NH4+ + 2 02 + 2 HC03" ---> N03- + 2 H2CO3 + H20

     The above equation shows that alkalinity is destroyed by the

oxidation of ammonia and that carbon dioxide (H2CO3 in the aqueous

phase) is produced. Past studies have shown that 6.3 to 7.4 mg of

alkalinity are destroyed for every mg of NH4+-N oxidized in attached

growth systems (EPA, 1975).     Thus the process of nitrification

tends to lower the pH. The significance of this pH depression is

that nitrification rates can be rapidly depressed.       Almost all

nitrifying bacteria have an optimum pH in the alkaline range,

usually near 8.0, and grow only slowly at pH values much below

neutral (Gaudy & Gaudy, 1980). Lamb et. al. (1990) reported that

alkalinity in the septic tank effluent appeared to limit the

nitrification process in a sand filter during warm weather.       If

sufficient alkalinity is not available, the pH of the system can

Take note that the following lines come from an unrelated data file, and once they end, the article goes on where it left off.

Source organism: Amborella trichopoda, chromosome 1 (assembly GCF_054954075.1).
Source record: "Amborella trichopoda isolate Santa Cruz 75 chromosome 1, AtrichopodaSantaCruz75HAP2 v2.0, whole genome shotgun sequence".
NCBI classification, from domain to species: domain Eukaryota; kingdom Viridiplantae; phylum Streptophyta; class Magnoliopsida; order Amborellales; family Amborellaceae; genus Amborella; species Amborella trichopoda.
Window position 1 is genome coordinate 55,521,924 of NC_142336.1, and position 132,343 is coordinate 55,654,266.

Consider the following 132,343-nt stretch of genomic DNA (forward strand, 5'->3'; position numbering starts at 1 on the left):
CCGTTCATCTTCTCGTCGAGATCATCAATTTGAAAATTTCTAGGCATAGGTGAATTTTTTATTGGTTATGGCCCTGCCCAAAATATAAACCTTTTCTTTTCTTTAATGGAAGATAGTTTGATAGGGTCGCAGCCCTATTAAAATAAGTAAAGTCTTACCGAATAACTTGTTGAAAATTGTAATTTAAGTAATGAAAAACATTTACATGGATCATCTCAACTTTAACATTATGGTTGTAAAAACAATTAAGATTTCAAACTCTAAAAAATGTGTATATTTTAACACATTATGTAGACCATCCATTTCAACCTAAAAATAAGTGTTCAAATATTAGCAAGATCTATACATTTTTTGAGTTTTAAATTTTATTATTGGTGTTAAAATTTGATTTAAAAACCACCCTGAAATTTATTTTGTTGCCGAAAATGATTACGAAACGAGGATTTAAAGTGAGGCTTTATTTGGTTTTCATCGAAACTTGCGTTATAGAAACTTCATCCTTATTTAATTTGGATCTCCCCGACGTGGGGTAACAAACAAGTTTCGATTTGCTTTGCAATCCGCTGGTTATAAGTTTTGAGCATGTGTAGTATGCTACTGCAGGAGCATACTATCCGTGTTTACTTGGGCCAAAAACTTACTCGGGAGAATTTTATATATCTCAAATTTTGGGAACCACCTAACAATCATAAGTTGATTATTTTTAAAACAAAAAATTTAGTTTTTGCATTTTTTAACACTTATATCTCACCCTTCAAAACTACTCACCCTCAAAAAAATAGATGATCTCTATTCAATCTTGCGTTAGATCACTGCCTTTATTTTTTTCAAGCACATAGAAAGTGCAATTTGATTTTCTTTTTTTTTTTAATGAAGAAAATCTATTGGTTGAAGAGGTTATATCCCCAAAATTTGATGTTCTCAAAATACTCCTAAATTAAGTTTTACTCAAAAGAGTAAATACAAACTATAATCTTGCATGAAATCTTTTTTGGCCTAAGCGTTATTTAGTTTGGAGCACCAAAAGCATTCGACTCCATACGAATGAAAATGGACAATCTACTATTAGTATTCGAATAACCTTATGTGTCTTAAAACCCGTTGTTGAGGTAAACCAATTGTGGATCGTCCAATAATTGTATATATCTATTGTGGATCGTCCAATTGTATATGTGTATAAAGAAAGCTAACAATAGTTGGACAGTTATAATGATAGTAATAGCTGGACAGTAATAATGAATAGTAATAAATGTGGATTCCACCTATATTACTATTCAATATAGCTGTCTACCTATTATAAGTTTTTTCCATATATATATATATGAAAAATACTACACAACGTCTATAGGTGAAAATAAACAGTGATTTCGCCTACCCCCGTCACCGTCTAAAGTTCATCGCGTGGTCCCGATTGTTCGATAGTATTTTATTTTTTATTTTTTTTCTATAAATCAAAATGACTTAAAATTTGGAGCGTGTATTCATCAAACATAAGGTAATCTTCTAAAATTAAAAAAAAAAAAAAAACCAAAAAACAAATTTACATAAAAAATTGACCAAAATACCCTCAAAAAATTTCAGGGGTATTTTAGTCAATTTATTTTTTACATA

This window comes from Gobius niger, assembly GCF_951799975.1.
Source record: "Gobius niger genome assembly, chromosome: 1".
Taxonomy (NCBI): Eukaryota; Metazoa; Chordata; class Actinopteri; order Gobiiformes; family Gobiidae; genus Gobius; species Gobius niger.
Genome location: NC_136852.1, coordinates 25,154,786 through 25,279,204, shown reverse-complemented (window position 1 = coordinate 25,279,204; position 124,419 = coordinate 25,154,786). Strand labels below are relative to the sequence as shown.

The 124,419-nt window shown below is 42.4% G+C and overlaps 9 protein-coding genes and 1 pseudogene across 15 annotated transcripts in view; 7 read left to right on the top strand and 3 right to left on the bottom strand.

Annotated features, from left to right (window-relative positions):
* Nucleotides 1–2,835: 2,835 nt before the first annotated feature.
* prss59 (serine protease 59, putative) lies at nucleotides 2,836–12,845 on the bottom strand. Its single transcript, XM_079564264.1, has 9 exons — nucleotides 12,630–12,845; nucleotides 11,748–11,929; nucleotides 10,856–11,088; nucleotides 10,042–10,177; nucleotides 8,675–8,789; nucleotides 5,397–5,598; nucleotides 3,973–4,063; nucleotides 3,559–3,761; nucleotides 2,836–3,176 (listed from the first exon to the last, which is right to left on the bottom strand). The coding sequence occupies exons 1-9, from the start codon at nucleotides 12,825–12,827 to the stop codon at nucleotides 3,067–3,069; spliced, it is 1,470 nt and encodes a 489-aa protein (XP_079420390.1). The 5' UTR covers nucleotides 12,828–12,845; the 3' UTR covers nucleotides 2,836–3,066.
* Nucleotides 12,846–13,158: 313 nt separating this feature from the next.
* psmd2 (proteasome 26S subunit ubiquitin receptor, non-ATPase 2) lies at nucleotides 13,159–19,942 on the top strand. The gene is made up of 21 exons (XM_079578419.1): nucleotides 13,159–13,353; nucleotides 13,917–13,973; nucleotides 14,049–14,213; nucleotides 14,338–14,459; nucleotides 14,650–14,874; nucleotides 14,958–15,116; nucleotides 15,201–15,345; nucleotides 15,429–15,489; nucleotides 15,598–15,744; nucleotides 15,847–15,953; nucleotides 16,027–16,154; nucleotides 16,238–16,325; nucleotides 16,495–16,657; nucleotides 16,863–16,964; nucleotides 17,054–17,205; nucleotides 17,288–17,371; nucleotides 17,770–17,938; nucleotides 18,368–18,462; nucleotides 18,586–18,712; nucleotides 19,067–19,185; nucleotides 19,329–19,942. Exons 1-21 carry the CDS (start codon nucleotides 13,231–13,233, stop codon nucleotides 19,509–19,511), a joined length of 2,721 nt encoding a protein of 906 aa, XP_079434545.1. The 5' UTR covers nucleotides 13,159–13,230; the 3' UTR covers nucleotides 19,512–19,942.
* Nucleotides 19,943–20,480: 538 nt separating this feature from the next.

drop below 5.5 at which point nitrification could be inhibited

(Loudon et. al., 1989). Thus, it is recommended that the level of

alkalinity as CaCO3 be maintained above 40 mg/l (Sandy, 1987).

  The above equation also shows that dissolved oxygen is required

  for the nitrification process. An oxygen requirement of 4.6 mg of

02 for every mg NH4+ oxidized has been theorized to be sufficient

for aeration requirements (EPA, 1975). Several investigations have

provided indirect evidence of the importance of the effect of DO on
nitrification rates    (EPA, 1975).    Low DO levels can inhibit
nitrification and thus it is recommended that DO levels should be

maintained above 2 mg/l for nitrification systems (Grady and Lim,